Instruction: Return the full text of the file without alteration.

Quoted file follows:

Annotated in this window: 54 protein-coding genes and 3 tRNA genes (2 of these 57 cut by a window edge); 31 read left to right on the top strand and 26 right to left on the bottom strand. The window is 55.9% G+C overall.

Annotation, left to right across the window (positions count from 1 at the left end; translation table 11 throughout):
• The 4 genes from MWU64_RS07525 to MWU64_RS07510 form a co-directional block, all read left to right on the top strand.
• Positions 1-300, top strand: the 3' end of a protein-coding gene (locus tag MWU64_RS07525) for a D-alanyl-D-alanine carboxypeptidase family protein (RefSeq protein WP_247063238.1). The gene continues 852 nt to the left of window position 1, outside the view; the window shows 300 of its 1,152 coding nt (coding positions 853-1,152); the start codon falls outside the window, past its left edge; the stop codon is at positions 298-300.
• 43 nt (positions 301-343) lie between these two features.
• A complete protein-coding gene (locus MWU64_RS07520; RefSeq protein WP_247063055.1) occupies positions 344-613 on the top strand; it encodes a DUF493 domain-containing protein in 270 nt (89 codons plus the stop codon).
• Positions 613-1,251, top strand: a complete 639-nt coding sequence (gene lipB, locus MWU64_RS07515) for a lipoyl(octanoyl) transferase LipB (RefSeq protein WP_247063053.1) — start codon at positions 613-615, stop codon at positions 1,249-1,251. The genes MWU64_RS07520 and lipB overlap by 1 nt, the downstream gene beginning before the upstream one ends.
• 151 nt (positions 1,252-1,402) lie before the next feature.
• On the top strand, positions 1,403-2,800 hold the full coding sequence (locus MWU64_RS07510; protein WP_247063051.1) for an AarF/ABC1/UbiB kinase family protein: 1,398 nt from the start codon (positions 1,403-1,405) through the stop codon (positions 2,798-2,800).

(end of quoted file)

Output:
Annotated in this window: 54 protein-coding genes and 3 tRNA genes (2 of these 57 cut by a window edge); 31 read left to right on the top strand and 26 right to left on the bottom strand. The window is 55.9% G+C overall.

Annotation, left to right across the window (positions count from 1 at the left end; translation table 11 throughout):
• The 4 genes from MWU64_RS07525 to MWU64_RS07510 form a co-directional block, all read left to right on the top strand.
• Positions 1-300, top strand: the 3' end of a protein-coding gene (locus tag MWU64_RS07525) for a D-alanyl-D-alanine carboxypeptidase family protein (RefSeq protein WP_247063238.1). The gene continues 852 nt to the left of window position 1, outside the view; the window shows 300 of its 1,152 coding nt (coding positions 853-1,152); the start codon falls outside the window, past its left edge; the stop codon is at positions 298-300.
• 43 nt (positions 301-343) lie between these two features.
• A complete protein-coding gene (locus MWU64_RS07520; RefSeq protein WP_247063055.1) occupies positions 344-613 on the top strand; it encodes a DUF493 domain-containing protein in 270 nt (89 codons plus the stop codon).
• Positions 613-1,251, top strand: a complete 639-nt coding sequence (gene lipB, locus MWU64_RS07515) for a lipoyl(octanoyl) transferase LipB (RefSeq protein WP_247063053.1) — start codon at positions 613-615, stop codon at positions 1,249-1,251. The genes MWU64_RS07520 and lipB overlap by 1 nt, the downstream gene beginning before the upstream one ends.
• 151 nt (positions 1,252-1,402) lie before the next feature.
• On the top strand, positions 1,403-2,800 hold the full coding sequence (locus MWU64_RS07510; protein WP_247063051.1) for an AarF/ABC1/UbiB kinase family protein: 1,398 nt from the start codon (positions 1,403-1,405) through the stop codon (positions 2,798-2,800).